Upon their return to Hingyon, the men, Ermie says, describe work in the mines as difficult and often treacherous. They count themselves lucky if the contractors supply them with equipment and safety gear such as boots, head caps, flashlights, and hammers. Life is tough in Ucab, but with families to feed and few opportunities at home, there’s little choice but to see their contracts through.
Local authorities now say that the inhabitants of the affected part of Ucab had been told to evacuate days before Typhoon Mangkhut made landfall, as a crack had been spotted in the mountaintop overlooking the settlement. Baguio and its environs had also experienced a month of non-stop rain ahead of the storm; the soil of the mountains surrounding Ucab was already soft when Mangkhut swept across Luzon. It was a dangerous situation, but many had come from Ifugao seven hours away. With no relatives nearby with whom they could sit out the storm, there was nowhere they could evacuate, aside from the bunkhouses where they took shelter on that fateful afternoon.
A blank spot on the map
Following the typhoon, I spoke to two city-dwelling Igorot friends. They said that they, too, hadn’t known where Ucab was until after the storm. One friend, a doctor, had seen patients from the village, but could never point to it on a map. The other kept confusing the Ucab jeeps with Lucnab, a neighbourhood within Baguio’s city limits. To those of us living in Baguio, Ucab felt like a blank spot on the map, a nowhere-land.
It took a tragedy like this for us to learn about the farmers from Ifugao toiling away in a mining village just 30 minutes away from where we were. Baguio had been a conduit for the migration that turned farmers into mine workers; they travelled on the main thoroughfares of our city in their dusty little jeeps, but nonetheless remained invisible to us.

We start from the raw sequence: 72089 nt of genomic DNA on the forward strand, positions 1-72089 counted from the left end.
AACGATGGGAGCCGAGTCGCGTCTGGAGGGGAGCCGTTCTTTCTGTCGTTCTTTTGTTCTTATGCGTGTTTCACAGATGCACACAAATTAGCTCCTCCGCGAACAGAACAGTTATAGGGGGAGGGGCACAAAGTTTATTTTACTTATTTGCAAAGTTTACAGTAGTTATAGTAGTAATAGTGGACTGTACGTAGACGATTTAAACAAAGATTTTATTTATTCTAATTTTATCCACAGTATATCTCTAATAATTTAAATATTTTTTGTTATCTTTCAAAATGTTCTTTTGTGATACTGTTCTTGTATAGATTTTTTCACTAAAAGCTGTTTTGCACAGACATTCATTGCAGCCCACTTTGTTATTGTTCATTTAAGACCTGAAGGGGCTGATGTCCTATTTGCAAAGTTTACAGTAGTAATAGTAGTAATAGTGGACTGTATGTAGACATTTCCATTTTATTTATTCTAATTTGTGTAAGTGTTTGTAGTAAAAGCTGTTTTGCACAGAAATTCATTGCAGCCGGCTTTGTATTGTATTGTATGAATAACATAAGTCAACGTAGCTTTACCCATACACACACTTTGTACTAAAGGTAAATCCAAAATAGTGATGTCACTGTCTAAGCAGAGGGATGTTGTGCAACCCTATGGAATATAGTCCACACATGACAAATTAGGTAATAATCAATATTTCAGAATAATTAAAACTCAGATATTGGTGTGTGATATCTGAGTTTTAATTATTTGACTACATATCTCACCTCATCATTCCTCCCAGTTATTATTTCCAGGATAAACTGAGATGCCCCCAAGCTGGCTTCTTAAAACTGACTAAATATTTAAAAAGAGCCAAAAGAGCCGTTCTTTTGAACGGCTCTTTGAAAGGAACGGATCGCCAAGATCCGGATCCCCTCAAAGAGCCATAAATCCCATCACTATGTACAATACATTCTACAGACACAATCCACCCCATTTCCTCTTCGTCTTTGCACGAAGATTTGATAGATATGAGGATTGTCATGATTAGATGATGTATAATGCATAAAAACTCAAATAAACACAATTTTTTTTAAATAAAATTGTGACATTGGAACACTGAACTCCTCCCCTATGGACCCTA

It took a tragedy like this for us to learn about the farmers from Ifugao toiling away in a mining village just 30 minutes away from where we were
Right after the landslide, the Department of Environment and Natural Resources issued an order to cease small-scale mining in the Cordillera Region. Those living in or near Ucab complained that they would not survive without mining. Some admitted on television that they’d return to the mines as soon as the dust settled.
In response, presidential spokesperson Harry Roque suggested vegetable farming as an alternative means of livelihood for the miners. Vegetable farming is one of the province’s primary industries, but revenues for the farmers are poor as middlemen buy their produce at rock-bottom prices. In the Cordilleras, mining is seen as a more lucrative line of work than vegetable farming, despite the risks involved.
When asked about vegetable farming on television, a miner said, “Where are you going to plant vegetables here, when all of this is stony ground?”
Almost a week after the landslide in Ucab, I meet Ester Fianza, a professor of mathematics at Benguet State University. Born and raised in Itogon’s poblacion, Fianza’s familiar with the area. She’d promised to take me to Ucab, and we meet that morning at a Jollibee near the midtown street where jeeps headed for Ucab, and other mining villages in Benguet’s interior, depart from the city.